#Graced Is A Moving Look at What It Means To Be A Modern American

Aren’t we all searching for grace? Perhaps so, but in Zoetic Stage’s second world premiere this season (and their second by a South Florida playwright!), Vanessa Garcia’s #Graced, its protagonist Catherine is doing so a bit more directly than most in a Lewis-and-Clark inspired odyssey across the United States, undertaken in part in her effort to cope with a recent divorce.

As an “influencer” tasked with driving up sales for the liquor distillery Monteverde, she’s also searching for particularly share-worthy content to post to Instagram, with an account recently renamed to @GracesponsoredbyMonteverde. And she and her very own Lewis, the son of Monteverde’s owner sent along to help keep said content in line and her occasional FWB, have also tasked themselves with what they see as the immense responsibility of discovering what it means to be an American today. 

And though Catherine’s journey and by extension the play itself do have a meandering quality that ultimately seems to come at the expense of a tighter plot and more satisfying arc, #Graced remains an insightful, poetic, and occasionally hilarious take on that very question. To explore the quandary, the show draws from a rich tapestry of references to classic figures whose unique way of being an American looms large in our cultural consciousness, from Elvis Presley to Jack Kerouac. 

  Pictured – Sabrin Diehl, Lucy Lopez, Melissa Almaguer (Photo by: Justin Namon)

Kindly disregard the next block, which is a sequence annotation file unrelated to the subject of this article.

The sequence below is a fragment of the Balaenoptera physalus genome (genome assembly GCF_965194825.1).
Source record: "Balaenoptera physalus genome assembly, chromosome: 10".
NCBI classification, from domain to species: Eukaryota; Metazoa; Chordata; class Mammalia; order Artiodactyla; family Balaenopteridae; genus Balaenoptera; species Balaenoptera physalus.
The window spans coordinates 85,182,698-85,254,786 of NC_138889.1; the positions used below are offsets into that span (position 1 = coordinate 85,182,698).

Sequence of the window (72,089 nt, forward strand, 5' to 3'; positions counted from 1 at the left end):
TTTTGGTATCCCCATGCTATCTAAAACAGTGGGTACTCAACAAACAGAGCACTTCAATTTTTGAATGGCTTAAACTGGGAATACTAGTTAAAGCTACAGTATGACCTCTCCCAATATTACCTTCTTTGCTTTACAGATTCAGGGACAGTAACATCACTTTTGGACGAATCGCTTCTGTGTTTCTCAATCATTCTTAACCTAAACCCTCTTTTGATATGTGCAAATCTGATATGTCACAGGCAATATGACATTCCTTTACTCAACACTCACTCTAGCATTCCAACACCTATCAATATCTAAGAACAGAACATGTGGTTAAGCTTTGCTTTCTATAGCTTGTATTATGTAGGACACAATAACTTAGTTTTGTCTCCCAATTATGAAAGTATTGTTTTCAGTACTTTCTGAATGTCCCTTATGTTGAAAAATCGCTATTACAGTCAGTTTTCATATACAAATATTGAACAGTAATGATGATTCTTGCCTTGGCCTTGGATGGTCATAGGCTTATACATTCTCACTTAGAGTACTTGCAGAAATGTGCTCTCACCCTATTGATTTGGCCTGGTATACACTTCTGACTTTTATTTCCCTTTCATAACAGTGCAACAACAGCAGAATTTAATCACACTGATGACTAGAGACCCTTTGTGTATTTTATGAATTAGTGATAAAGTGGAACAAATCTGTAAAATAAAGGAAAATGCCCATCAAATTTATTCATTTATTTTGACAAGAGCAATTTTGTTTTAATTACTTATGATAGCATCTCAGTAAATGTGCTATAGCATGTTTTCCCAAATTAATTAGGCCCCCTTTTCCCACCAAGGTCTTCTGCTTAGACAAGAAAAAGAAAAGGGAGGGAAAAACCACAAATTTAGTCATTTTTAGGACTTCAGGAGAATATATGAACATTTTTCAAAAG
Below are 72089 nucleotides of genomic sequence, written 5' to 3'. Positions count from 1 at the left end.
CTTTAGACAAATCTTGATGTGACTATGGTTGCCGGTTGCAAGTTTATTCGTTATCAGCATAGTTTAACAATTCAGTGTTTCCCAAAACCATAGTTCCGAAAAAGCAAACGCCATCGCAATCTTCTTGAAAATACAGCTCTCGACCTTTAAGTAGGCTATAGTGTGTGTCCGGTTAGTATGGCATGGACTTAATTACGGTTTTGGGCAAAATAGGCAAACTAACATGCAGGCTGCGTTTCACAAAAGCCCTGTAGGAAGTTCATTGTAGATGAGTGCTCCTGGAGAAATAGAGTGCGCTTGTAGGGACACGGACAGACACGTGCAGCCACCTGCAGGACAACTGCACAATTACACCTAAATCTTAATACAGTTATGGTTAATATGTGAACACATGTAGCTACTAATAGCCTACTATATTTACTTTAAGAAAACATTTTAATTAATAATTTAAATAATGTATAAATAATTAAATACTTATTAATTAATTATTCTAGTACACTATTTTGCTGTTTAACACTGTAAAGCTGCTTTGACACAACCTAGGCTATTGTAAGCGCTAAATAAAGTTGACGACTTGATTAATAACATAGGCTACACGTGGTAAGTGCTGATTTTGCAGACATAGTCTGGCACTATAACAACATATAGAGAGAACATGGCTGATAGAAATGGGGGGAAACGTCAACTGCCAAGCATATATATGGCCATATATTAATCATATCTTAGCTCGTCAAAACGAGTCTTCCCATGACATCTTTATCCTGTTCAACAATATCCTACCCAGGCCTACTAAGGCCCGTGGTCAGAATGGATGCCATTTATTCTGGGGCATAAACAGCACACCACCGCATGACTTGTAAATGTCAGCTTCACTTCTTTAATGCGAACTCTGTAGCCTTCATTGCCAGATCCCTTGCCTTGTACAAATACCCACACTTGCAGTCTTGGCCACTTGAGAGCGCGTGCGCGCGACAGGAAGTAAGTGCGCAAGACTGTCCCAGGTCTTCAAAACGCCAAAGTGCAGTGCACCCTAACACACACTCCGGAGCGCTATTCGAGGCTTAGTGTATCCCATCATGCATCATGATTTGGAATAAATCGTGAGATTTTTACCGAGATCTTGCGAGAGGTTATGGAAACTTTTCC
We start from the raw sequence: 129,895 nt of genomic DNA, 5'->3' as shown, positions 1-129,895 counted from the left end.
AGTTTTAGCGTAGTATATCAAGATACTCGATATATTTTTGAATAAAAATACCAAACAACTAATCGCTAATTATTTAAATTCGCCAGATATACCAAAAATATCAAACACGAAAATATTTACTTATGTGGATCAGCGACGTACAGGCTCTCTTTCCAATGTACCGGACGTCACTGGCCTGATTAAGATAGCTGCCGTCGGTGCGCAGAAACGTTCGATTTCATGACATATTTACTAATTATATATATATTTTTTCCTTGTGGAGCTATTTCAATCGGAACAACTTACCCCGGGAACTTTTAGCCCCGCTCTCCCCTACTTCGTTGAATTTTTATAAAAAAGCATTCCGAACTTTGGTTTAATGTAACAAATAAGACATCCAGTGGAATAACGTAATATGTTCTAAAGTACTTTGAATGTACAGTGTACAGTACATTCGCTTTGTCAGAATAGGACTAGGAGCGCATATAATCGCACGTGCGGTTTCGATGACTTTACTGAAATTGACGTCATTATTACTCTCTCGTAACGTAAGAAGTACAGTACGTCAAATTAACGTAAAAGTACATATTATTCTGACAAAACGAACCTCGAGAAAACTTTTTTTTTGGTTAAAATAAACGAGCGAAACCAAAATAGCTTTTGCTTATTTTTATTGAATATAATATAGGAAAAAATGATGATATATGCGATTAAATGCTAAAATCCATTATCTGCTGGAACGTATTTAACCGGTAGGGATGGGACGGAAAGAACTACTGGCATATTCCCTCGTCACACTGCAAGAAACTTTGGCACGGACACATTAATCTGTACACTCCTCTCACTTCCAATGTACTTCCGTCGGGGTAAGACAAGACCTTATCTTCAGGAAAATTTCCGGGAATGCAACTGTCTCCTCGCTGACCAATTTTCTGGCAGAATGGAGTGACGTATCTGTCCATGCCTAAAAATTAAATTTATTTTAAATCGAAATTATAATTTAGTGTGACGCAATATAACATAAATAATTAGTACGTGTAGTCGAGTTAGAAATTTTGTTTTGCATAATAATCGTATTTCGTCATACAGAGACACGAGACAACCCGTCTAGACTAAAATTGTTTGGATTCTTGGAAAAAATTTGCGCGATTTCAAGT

Notably, through its extensive exploration of Catherine’s heritage, #Graced  also zooms in on what it means to be a Cuban-American, with all the complexity that identity entails. Referred to in the show’s playbill by Zoetic founder Stuart Meltzer as a deeply personal play for Garcia, the show covers a bit of the same ground as her more directly autobiographical Ich Bin Ein Berliner but goes deeper into its political implications.

For instance, Catherine’s visceral awareness of communism’s dark side, which springs from the trauma her family endured under Fidel Castro’s rule, puts her somewhat at odds with the anti-capitalist strain of thinking that has increasingly come to define the modern American left. In her eyes, to hate America, as “everyone” wants her to do these days, is not just to disrespect her country but to disrespect the tremendous effort that went into getting to this country, for her ancestors and for many like them. 

But other dilemmas faced by the play’s characters—wanting to be loved “for real” rather than settling for vacant hookups, questioning one’s faith or sexuality, and trying to figure out who you really are amidst the pressure to look good for the gram and define yourself with a digestible set of hashtags—are probably relatable to a far broader subset of audience members. 

Pictured Lucy Lopez (Photo by: Justin Namon)

In focusing on a protagonist whose life revolves around social media, the play also naturally comes face to face with its darker side, as seen when one character reflexively brings up likes when he should by all rights be offering sympathy, and, even more consequentially, when being featured in one of Catherine’s posts has devastating consequences for one of her subjects, a Uruguyan sandwich maker played with an impressively unsparing lack of sentimentality by Kristin Bikic. 

And while this particular misstep is not easily remedied despite Catherine’s attempts to make up for her wrongdoing, she also manages to form genuine connections with at least two other characters who she first meets as potential subjects— a newly faithless runaway nun named Rosalie and a newly homeless queer teen named Blake.